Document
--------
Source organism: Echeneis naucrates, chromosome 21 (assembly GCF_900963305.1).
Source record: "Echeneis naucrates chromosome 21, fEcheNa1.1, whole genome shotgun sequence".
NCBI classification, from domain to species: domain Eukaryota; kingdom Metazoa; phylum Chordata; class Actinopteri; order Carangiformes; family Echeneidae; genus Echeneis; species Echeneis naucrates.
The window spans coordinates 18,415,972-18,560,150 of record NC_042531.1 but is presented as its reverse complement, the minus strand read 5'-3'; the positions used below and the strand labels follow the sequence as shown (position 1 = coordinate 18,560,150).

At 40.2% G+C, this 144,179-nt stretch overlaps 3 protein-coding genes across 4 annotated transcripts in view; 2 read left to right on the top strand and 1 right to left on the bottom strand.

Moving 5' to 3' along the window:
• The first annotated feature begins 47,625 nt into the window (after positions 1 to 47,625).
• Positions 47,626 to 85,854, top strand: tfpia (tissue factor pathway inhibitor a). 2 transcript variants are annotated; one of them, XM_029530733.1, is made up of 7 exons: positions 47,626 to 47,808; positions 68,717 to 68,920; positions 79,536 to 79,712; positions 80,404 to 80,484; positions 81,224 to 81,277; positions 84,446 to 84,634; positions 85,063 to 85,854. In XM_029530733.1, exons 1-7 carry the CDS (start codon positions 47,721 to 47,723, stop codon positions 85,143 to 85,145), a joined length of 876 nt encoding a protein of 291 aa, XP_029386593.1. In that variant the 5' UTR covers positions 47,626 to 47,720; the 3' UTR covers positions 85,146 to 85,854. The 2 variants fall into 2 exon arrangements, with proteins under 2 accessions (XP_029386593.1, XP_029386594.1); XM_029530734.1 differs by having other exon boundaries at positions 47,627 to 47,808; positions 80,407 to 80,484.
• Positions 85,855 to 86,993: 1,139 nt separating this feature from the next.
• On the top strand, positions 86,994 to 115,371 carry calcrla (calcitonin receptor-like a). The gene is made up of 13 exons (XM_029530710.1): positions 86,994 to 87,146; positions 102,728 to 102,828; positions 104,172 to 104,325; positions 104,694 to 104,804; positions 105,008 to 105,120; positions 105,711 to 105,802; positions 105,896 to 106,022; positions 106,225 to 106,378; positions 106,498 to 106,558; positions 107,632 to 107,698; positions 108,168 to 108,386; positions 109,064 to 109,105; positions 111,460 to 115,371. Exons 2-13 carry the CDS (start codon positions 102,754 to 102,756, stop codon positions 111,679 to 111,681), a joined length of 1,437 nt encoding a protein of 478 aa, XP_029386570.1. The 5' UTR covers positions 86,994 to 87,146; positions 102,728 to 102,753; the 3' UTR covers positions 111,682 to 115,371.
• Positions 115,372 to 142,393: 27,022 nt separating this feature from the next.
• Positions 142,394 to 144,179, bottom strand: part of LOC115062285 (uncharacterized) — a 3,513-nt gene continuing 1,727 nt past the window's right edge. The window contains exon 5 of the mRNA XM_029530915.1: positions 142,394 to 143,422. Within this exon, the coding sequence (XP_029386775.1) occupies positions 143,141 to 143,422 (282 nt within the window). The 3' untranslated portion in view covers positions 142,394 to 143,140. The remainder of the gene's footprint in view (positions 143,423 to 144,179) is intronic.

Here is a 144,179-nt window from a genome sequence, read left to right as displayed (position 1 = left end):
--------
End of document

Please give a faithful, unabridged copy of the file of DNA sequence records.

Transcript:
Source organism: Echeneis naucrates, chromosome 21 (assembly GCF_900963305.1).
Source record: "Echeneis naucrates chromosome 21, fEcheNa1.1, whole genome shotgun sequence".
NCBI classification, from domain to species: domain Eukaryota; kingdom Metazoa; phylum Chordata; class Actinopteri; order Carangiformes; family Echeneidae; genus Echeneis; species Echeneis naucrates.
The window spans coordinates 18,415,972-18,560,150 of record NC_042531.1 but is presented as its reverse complement, the minus strand read 5'-3'; the positions used below and the strand labels follow the sequence as shown (position 1 = coordinate 18,560,150).

At 40.2% G+C, this 144,179-nt stretch overlaps 3 protein-coding genes across 4 annotated transcripts in view; 2 read left to right on the top strand and 1 right to left on the bottom strand.

Moving 5' to 3' along the window:
• The first annotated feature begins 47,625 nt into the window (after positions 1 to 47,625).
• Positions 47,626 to 85,854, top strand: tfpia (tissue factor pathway inhibitor a). 2 transcript variants are annotated; one of them, XM_029530733.1, is made up of 7 exons: positions 47,626 to 47,808; positions 68,717 to 68,920; positions 79,536 to 79,712; positions 80,404 to 80,484; positions 81,224 to 81,277; positions 84,446 to 84,634; positions 85,063 to 85,854. In XM_029530733.1, exons 1-7 carry the CDS (start codon positions 47,721 to 47,723, stop codon positions 85,143 to 85,145), a joined length of 876 nt encoding a protein of 291 aa, XP_029386593.1. In that variant the 5' UTR covers positions 47,626 to 47,720; the 3' UTR covers positions 85,146 to 85,854. The 2 variants fall into 2 exon arrangements, with proteins under 2 accessions (XP_029386593.1, XP_029386594.1); XM_029530734.1 differs by having other exon boundaries at positions 47,627 to 47,808; positions 80,407 to 80,484.
• Positions 85,855 to 86,993: 1,139 nt separating this feature from the next.
• On the top strand, positions 86,994 to 115,371 carry calcrla (calcitonin receptor-like a). The gene is made up of 13 exons (XM_029530710.1): positions 86,994 to 87,146; positions 102,728 to 102,828; positions 104,172 to 104,325; positions 104,694 to 104,804; positions 105,008 to 105,120; positions 105,711 to 105,802; positions 105,896 to 106,022; positions 106,225 to 106,378; positions 106,498 to 106,558; positions 107,632 to 107,698; positions 108,168 to 108,386; positions 109,064 to 109,105; positions 111,460 to 115,371. Exons 2-13 carry the CDS (start codon positions 102,754 to 102,756, stop codon positions 111,679 to 111,681), a joined length of 1,437 nt encoding a protein of 478 aa, XP_029386570.1. The 5' UTR covers positions 86,994 to 87,146; positions 102,728 to 102,753; the 3' UTR covers positions 111,682 to 115,371.
• Positions 115,372 to 142,393: 27,022 nt separating this feature from the next.
• Positions 142,394 to 144,179, bottom strand: part of LOC115062285 (uncharacterized) — a 3,513-nt gene continuing 1,727 nt past the window's right edge. The window contains exon 5 of the mRNA XM_029530915.1: positions 142,394 to 143,422. Within this exon, the coding sequence (XP_029386775.1) occupies positions 143,141 to 143,422 (282 nt within the window). The 3' untranslated portion in view covers positions 142,394 to 143,140. The remainder of the gene's footprint in view (positions 143,423 to 144,179) is intronic.

Here is a 144,179-nt window from a genome sequence, read left to right as displayed (position 1 = left end):